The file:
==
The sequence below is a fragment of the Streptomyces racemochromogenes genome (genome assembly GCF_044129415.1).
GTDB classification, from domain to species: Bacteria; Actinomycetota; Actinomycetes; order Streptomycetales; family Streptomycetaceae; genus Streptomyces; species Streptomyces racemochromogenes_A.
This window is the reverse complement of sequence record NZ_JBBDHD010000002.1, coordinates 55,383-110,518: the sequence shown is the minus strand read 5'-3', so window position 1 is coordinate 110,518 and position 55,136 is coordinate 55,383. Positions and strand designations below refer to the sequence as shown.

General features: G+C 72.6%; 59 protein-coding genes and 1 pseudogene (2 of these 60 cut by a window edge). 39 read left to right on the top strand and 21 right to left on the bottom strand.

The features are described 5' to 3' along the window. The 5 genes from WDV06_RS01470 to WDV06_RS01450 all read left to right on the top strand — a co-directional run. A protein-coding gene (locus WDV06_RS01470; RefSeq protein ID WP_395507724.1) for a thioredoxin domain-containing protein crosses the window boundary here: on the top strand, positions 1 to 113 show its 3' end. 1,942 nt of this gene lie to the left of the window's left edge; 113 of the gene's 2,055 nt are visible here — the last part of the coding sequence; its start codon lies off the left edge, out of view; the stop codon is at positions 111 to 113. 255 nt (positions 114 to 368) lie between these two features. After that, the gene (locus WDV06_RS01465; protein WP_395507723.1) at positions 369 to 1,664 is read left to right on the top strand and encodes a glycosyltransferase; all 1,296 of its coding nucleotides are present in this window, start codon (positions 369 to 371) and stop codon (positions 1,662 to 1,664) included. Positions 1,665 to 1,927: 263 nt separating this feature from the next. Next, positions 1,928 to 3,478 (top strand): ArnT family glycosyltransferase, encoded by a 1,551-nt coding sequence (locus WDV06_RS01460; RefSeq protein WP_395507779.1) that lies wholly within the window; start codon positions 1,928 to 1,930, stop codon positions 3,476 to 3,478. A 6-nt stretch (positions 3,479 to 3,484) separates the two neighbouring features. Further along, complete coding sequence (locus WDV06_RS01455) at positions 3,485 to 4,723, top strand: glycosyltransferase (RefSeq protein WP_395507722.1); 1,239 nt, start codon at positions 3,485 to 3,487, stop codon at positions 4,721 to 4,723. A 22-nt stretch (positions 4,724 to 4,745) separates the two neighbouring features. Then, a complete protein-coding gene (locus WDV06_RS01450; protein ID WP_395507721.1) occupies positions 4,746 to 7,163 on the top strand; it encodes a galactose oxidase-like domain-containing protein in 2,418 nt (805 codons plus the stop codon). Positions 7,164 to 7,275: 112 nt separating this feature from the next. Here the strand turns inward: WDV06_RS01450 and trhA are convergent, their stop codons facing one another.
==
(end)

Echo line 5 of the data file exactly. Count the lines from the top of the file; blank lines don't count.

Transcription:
The features are described 5' to 3' along the window. The 5 genes from WDV06_RS01470 to WDV06_RS01450 all read left to right on the top strand — a co-directional run. A protein-coding gene (locus WDV06_RS01470; RefSeq protein ID WP_395507724.1) for a thioredoxin domain-containing protein crosses the window boundary here: on the top strand, positions 1 to 113 show its 3' end. 1,942 nt of this gene lie to the left of the window's left edge; 113 of the gene's 2,055 nt are visible here — the last part of the coding sequence; its start codon lies off the left edge, out of view; the stop codon is at positions 111 to 113. 255 nt (positions 114 to 368) lie between these two features. After that, the gene (locus WDV06_RS01465; protein WP_395507723.1) at positions 369 to 1,664 is read left to right on the top strand and encodes a glycosyltransferase; all 1,296 of its coding nucleotides are present in this window, start codon (positions 369 to 371) and stop codon (positions 1,662 to 1,664) included. Positions 1,665 to 1,927: 263 nt separating this feature from the next. Next, positions 1,928 to 3,478 (top strand): ArnT family glycosyltransferase, encoded by a 1,551-nt coding sequence (locus WDV06_RS01460; RefSeq protein WP_395507779.1) that lies wholly within the window; start codon positions 1,928 to 1,930, stop codon positions 3,476 to 3,478. A 6-nt stretch (positions 3,479 to 3,484) separates the two neighbouring features. Further along, complete coding sequence (locus WDV06_RS01455) at positions 3,485 to 4,723, top strand: glycosyltransferase (RefSeq protein WP_395507722.1); 1,239 nt, start codon at positions 3,485 to 3,487, stop codon at positions 4,721 to 4,723. A 22-nt stretch (positions 4,724 to 4,745) separates the two neighbouring features. Then, a complete protein-coding gene (locus WDV06_RS01450; protein ID WP_395507721.1) occupies positions 4,746 to 7,163 on the top strand; it encodes a galactose oxidase-like domain-containing protein in 2,418 nt (805 codons plus the stop codon). Positions 7,164 to 7,275: 112 nt separating this feature from the next. Here the strand turns inward: WDV06_RS01450 and trhA are convergent, their stop codons facing one another.